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Promised cash infusion from Hyflux’s white knights insufficient to go around

Goola Warden
Goola Warden10/29/2018 07:30 AM GMT+08  • 7 min read
Promised cash infusion from Hyflux’s white knights insufficient to go around
SINGAPORE (Oct 29): Hyflux’s noteholders, preference shareholders and holders of perpetual securities have to be prepared for a substantial haircut while equity shareholders need to be prepared for significant dilution when the water company’s restruc
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SINGAPORE (Oct 29): Hyflux’s noteholders, preference shareholders and holders of perpetual securities have to be prepared for a substantial haircut while equity shareholders need to be prepared for significant dilution when the water company’s restructuring plans are announced.

On Oct 18, SM Investments Corp, a consortium formed between Salim Group and Medco Energi Internasional, announced it would inject $400 million into Hyflux for the subscription of new shares representing 60% of its enlarged issued share capital. That would take Hyflux’s issued share capital to $666.67 million compared with just $128 million as at March 31. SM Investments is likely to be the company’s largest shareholder, given that founder and executive chairperson Olivia Lum’s stake will be diluted.

Hyflux last announced its financial statement for 1QFY2018, stating that its net debt stood at $1.3 billion, with a gearing ratio of 1.3 times. The net debt figure does not include the preference shares and perpetual securities, which are viewed as quasi equity, which ranks above ordinary equity and is part of the company’s capital structure. Together, these were valued at $887 million as at March 31 (see Table 1).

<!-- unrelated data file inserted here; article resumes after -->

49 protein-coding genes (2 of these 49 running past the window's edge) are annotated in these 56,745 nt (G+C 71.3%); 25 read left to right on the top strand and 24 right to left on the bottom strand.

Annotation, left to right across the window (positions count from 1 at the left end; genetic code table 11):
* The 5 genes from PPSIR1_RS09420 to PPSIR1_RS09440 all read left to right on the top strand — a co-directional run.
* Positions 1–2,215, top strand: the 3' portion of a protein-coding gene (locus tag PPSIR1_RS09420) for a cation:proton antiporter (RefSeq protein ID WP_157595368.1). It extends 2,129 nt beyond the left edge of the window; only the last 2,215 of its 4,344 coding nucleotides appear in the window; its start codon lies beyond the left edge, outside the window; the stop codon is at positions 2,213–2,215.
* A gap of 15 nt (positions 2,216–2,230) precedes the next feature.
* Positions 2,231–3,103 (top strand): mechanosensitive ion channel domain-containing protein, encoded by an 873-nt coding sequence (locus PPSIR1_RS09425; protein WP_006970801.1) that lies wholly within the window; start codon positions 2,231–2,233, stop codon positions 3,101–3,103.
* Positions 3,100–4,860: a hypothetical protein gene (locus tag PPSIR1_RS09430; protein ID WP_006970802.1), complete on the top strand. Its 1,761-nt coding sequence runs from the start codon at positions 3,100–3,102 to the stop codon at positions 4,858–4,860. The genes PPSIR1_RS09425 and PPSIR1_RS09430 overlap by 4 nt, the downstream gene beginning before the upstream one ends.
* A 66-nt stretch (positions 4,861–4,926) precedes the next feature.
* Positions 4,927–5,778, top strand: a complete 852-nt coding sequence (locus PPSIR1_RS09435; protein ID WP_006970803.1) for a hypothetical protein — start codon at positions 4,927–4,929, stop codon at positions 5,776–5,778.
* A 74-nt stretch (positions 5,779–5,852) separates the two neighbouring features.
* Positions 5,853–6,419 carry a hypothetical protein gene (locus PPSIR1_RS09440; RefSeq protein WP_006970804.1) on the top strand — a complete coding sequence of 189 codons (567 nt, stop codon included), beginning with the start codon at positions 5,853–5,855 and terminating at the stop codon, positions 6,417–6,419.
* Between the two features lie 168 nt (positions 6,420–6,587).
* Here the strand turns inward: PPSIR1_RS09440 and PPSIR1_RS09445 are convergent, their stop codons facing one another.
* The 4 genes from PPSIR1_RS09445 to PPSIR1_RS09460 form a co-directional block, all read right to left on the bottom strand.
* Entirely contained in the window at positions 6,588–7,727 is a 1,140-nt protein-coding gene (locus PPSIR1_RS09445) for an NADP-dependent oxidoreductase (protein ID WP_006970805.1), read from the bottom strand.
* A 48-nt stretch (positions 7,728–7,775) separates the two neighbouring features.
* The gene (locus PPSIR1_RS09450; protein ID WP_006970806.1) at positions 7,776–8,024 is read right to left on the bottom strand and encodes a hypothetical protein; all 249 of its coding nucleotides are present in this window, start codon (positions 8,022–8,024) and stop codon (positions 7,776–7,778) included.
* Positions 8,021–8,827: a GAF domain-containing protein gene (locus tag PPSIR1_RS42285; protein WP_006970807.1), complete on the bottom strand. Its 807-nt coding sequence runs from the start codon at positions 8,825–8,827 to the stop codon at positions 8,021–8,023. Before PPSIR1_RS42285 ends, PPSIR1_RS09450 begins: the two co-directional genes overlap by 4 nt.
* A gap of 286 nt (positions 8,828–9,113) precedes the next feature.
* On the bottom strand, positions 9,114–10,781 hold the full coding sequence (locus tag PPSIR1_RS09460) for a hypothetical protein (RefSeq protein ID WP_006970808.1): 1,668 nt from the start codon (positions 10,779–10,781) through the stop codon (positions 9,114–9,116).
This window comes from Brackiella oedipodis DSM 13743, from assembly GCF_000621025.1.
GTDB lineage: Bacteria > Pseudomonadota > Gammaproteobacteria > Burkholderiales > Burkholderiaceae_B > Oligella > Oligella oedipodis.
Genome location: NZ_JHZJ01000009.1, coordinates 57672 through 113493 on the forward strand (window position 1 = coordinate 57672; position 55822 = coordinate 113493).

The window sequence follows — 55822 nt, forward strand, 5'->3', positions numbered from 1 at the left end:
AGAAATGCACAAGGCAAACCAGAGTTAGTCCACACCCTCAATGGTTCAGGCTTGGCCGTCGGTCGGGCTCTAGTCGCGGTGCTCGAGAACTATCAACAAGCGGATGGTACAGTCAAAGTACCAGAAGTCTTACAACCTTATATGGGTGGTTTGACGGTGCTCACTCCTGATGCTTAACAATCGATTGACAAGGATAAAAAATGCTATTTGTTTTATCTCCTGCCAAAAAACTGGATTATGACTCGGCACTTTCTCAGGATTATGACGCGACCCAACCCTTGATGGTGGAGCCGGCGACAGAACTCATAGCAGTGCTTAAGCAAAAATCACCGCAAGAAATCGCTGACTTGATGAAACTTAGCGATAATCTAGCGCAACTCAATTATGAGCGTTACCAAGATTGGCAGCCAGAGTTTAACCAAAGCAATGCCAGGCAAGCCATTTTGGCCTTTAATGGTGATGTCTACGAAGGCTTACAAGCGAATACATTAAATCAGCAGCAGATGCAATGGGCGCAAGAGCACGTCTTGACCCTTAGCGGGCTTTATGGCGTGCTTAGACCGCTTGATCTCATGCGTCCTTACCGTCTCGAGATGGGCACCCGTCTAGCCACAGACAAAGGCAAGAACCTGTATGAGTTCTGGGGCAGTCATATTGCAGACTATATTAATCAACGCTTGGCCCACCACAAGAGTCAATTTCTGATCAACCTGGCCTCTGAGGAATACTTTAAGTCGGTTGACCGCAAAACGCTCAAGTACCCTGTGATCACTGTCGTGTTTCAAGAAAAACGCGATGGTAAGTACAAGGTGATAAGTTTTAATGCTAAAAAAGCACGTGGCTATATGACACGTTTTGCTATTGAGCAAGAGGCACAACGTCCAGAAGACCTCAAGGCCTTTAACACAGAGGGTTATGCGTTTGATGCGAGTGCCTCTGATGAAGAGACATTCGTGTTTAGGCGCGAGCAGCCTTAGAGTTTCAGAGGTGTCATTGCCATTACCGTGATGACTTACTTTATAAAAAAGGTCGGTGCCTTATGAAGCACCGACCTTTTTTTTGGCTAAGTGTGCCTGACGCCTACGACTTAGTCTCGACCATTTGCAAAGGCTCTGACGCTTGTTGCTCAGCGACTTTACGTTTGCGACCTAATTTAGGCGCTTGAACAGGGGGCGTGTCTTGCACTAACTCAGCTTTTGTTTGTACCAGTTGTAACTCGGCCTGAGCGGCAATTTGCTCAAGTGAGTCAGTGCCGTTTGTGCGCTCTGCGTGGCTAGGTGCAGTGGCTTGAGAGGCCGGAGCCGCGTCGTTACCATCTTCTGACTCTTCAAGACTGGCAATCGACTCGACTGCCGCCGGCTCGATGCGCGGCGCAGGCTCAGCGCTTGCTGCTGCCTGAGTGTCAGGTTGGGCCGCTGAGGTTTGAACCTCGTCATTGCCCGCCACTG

In April, Hyflux was unable to “call” its $400 million preference shares. The $500 million of perpetual securities’ first call is in 2021.

The total commitment by SM Investments is $560 million. Of this, $130 million will be a “shareholders’ loan” subject to terms and conditions. A further $30 million will be granted as an interim working capital rescue financing, subject to terms and conditions.

Since the numbers do not really add up, there is likely to be further capital injection in some form or other. At any rate, approvals and waivers will still be required, including those of equity and other security holders, lenders and other creditors. In addition to approvals from existing shareholders and the Singapore Exchange, approvals are also required from PUB, NEA (formerly the National Environment Agency) and the Energy Market Authority.

“One of the conditions [of the investment] is that the existing debts be restructured and reorganised through court proceedings (called a scheme of arrangement) that are part of the ongoing reorganisation process,” Hyflux says.

Huge haircut, swap debt for equity or both?

The Hyflux announcement on Oct 18 — while short on details — stated that additional shares could be issued to “certain creditors and stakeholders” and “key members of the management team”.